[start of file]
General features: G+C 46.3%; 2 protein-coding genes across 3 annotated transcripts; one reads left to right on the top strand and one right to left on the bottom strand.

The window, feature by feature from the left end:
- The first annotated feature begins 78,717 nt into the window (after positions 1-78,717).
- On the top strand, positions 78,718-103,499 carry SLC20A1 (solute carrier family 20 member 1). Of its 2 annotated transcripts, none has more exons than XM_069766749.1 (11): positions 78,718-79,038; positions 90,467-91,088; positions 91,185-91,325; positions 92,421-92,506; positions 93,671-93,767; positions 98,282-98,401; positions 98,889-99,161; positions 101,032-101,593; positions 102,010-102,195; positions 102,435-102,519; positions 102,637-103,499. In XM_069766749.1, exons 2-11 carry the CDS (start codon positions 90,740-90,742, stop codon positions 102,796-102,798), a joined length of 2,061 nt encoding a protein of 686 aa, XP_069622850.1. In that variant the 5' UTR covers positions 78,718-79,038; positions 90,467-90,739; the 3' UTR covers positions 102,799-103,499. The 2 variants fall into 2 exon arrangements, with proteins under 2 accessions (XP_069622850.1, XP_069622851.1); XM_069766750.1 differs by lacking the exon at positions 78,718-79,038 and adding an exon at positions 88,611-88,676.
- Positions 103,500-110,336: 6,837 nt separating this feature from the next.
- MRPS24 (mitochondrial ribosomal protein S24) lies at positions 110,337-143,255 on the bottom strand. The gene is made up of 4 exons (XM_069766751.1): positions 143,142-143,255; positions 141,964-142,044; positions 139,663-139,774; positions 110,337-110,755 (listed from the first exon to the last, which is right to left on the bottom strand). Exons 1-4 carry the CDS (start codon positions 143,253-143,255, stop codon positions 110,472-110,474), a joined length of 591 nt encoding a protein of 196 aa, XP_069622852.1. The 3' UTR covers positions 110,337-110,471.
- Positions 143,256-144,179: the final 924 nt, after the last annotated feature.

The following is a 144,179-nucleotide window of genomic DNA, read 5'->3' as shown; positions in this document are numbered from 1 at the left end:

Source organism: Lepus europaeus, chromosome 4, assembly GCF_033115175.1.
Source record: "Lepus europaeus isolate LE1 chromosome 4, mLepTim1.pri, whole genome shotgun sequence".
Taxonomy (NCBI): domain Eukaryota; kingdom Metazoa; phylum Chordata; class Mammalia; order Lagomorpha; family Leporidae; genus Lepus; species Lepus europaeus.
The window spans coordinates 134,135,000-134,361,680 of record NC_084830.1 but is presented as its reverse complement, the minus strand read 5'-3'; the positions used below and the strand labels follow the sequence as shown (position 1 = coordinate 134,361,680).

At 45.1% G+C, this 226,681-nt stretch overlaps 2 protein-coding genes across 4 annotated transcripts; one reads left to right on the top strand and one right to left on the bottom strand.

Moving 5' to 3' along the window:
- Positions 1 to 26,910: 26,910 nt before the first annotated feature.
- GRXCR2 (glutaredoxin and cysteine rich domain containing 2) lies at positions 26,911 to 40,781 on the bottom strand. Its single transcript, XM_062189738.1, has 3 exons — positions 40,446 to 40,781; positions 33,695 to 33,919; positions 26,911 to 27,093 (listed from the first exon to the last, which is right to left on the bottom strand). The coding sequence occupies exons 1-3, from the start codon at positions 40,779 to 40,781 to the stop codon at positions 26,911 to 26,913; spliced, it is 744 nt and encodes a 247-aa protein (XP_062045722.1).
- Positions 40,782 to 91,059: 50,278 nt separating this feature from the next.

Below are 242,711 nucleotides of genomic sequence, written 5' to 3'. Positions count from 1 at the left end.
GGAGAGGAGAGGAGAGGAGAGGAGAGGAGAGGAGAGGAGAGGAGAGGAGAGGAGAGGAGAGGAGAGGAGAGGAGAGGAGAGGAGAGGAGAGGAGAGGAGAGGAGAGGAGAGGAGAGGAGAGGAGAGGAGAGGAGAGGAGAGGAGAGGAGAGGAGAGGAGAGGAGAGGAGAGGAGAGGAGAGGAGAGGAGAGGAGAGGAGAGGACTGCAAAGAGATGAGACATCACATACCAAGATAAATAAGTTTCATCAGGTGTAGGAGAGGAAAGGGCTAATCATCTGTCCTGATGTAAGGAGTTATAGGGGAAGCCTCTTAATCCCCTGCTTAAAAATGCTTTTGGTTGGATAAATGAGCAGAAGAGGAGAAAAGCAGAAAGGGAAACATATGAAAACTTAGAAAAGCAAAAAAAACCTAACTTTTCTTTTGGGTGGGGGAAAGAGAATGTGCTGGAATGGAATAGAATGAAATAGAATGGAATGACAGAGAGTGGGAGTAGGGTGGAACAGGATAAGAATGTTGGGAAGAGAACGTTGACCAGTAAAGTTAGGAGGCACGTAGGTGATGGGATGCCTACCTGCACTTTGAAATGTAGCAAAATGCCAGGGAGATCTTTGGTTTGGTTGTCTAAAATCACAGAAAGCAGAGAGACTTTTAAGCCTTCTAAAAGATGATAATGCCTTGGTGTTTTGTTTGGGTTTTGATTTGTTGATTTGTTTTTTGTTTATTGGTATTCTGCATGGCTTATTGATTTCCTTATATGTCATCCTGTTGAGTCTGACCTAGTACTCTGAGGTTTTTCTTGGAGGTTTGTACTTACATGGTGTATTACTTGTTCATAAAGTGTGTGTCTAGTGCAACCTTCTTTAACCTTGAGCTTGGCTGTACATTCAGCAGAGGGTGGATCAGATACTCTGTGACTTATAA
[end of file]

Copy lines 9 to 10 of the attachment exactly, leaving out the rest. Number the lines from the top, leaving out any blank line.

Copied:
Source organism: Lepus europaeus, chromosome 4, assembly GCF_033115175.1.
Source record: "Lepus europaeus isolate LE1 chromosome 4, mLepTim1.pri, whole genome shotgun sequence".